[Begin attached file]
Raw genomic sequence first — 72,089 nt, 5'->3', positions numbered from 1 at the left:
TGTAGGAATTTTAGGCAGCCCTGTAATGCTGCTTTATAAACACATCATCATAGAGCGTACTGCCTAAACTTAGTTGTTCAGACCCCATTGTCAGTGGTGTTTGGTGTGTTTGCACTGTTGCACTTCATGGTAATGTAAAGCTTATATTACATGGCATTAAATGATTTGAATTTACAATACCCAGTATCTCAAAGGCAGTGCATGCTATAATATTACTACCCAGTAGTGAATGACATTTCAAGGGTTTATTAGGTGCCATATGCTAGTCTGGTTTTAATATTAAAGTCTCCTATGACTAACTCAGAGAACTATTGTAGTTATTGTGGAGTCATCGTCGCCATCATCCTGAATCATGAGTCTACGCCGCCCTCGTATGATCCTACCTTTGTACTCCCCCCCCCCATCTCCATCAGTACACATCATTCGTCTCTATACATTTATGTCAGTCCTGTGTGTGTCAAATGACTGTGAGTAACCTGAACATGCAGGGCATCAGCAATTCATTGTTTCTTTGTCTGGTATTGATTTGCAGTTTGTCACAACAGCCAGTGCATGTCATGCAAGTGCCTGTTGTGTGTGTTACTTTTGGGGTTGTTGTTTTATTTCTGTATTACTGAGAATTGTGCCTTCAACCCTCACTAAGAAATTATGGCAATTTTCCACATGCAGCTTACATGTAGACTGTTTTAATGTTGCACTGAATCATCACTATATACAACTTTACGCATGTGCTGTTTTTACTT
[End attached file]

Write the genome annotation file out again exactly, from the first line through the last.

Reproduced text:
Raw genomic sequence first — 72,089 nt, 5'->3', positions numbered from 1 at the left:
TGTAGGAATTTTAGGCAGCCCTGTAATGCTGCTTTATAAACACATCATCATAGAGCGTACTGCCTAAACTTAGTTGTTCAGACCCCATTGTCAGTGGTGTTTGGTGTGTTTGCACTGTTGCACTTCATGGTAATGTAAAGCTTATATTACATGGCATTAAATGATTTGAATTTACAATACCCAGTATCTCAAAGGCAGTGCATGCTATAATATTACTACCCAGTAGTGAATGACATTTCAAGGGTTTATTAGGTGCCATATGCTAGTCTGGTTTTAATATTAAAGTCTCCTATGACTAACTCAGAGAACTATTGTAGTTATTGTGGAGTCATCGTCGCCATCATCCTGAATCATGAGTCTACGCCGCCCTCGTATGATCCTACCTTTGTACTCCCCCCCCCCATCTCCATCAGTACACATCATTCGTCTCTATACATTTATGTCAGTCCTGTGTGTGTCAAATGACTGTGAGTAACCTGAACATGCAGGGCATCAGCAATTCATTGTTTCTTTGTCTGGTATTGATTTGCAGTTTGTCACAACAGCCAGTGCATGTCATGCAAGTGCCTGTTGTGTGTGTTACTTTTGGGGTTGTTGTTTTATTTCTGTATTACTGAGAATTGTGCCTTCAACCCTCACTAAGAAATTATGGCAATTTTCCACATGCAGCTTACATGTAGACTGTTTTAATGTTGCACTGAATCATCACTATATACAACTTTACGCATGTGCTGTTTTTACTT